Bucatini, also known as perciatelli, is a thick spaghetti-like pasta with a hole running through the centre. The name comes from Italian: buco, meaning "hole", while bucato means "pierced".
Linguini are similar to spaghetti only they are flat instead of round. The Italian word linguine means literally "little tongues".
Tagliatelle from the Italian word tagliare, meaning "to cut") are a traditional type of pasta from the Emilia-Romagna and Marche regions of Italy. Tagliatelle is a fresh egg pasta and more yellow in color than traditional dried pasta.
Fettuccine literally means 'little ribbons' in Italian. It is a type of pasta popular in Roman and Tuscan cuisine. They are long, flat ribbons wider than linguine but thinner than tagliatelle.
To read more about what pasta shapes go with what sauce and why should you think about the quality of pasta you purchase. READ THIS POST.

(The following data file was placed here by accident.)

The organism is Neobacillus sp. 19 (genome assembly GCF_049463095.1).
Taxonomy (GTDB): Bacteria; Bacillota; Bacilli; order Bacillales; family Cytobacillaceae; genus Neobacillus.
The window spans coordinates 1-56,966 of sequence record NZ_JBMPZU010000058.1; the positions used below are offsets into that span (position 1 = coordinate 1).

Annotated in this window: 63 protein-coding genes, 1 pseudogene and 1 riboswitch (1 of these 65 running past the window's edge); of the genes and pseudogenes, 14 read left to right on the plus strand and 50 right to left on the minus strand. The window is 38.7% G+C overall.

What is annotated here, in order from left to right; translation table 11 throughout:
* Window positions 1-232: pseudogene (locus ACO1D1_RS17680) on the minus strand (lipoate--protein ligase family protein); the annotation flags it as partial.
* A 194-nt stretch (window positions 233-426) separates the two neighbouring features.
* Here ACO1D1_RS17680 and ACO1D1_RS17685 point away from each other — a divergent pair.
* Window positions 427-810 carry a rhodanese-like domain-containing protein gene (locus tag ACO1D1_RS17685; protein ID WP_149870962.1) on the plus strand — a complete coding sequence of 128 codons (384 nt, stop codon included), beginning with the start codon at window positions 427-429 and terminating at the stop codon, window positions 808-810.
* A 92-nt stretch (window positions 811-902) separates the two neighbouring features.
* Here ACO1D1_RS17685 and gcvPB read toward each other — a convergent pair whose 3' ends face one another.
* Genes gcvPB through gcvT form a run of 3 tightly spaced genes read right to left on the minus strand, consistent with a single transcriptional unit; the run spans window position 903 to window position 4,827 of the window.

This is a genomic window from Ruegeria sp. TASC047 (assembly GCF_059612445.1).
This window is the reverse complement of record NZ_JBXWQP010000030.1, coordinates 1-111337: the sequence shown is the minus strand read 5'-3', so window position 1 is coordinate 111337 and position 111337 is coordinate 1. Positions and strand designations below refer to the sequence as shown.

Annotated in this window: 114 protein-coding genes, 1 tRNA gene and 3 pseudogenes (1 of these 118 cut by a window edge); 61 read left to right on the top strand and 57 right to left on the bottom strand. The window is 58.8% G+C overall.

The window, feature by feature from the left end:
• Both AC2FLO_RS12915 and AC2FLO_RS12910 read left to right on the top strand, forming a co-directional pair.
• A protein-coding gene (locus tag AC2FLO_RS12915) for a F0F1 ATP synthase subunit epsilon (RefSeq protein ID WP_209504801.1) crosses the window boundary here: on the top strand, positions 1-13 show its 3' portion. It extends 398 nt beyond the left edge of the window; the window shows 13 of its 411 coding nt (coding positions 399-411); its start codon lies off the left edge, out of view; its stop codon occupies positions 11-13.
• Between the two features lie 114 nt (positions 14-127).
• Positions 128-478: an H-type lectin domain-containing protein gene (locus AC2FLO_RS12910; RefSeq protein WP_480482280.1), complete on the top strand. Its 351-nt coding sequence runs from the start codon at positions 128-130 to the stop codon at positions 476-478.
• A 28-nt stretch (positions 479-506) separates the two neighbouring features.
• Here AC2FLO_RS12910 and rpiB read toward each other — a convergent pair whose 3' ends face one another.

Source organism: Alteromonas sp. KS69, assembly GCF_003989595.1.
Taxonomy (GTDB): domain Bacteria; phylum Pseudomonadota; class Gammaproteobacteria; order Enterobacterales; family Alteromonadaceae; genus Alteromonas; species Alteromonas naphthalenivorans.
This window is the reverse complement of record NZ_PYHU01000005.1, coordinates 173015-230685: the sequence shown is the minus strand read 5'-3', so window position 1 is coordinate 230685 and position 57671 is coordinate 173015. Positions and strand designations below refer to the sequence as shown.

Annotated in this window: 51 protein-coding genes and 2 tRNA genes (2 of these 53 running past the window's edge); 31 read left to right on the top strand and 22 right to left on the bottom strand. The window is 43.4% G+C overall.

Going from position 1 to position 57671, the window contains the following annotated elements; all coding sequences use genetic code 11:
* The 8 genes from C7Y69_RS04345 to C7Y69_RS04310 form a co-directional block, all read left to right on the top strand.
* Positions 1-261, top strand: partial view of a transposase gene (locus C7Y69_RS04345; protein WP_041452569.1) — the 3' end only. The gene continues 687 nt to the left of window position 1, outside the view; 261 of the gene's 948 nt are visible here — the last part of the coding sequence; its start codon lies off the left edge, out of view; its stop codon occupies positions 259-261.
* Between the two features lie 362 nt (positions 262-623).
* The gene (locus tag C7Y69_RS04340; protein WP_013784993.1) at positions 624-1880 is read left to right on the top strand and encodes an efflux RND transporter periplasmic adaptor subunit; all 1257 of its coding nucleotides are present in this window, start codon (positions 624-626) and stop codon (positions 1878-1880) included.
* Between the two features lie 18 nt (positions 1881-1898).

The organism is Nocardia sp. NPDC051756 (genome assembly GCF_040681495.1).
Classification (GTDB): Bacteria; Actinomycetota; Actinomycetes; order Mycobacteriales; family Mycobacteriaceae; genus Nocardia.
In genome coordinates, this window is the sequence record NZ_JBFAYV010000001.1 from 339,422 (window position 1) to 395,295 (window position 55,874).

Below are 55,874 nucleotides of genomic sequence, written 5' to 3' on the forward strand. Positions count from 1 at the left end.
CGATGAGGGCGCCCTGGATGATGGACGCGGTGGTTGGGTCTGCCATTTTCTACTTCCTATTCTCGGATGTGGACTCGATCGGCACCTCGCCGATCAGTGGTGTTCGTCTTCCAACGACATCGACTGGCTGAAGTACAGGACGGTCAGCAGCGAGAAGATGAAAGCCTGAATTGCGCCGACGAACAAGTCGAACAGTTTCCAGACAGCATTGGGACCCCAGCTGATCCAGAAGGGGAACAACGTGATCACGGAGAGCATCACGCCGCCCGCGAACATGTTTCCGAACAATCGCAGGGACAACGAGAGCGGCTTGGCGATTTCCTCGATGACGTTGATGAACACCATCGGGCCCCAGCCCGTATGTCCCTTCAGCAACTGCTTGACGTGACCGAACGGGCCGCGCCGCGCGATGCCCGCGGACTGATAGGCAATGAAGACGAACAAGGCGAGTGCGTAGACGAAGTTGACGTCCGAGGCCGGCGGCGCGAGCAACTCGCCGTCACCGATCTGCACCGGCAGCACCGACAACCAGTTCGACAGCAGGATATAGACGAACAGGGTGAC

What Exactly is Ricotta Cheese?
So, ricotta actually translates to recooked in Italian, and ricotta is what’s called a "whey cheese."
When you make cheese, you separate milk into two distinct things. You have the solids, called curds, which will be separated out and pressed to form cheese. And you have the liquid that is left behind, called whey.
Most cheeses that we know and love are made from the curds but, traditionally at least, ricotta is made from the tiiiiiny bit of curd left behind in the whey.
Cheesemakers make whatever cheese they want to make with the curds, and then repurpose the leftover whey to create ricotta (among other whey cheeses).
To do this, the whey is heated—usually after a small addition of whole milk and some form of vinegar or citrus juice—and the remaining curds start to coagulate.
The curds will become larger and more solid and, eventually, the pot will be emptied into a portion of cheesecloth and strained.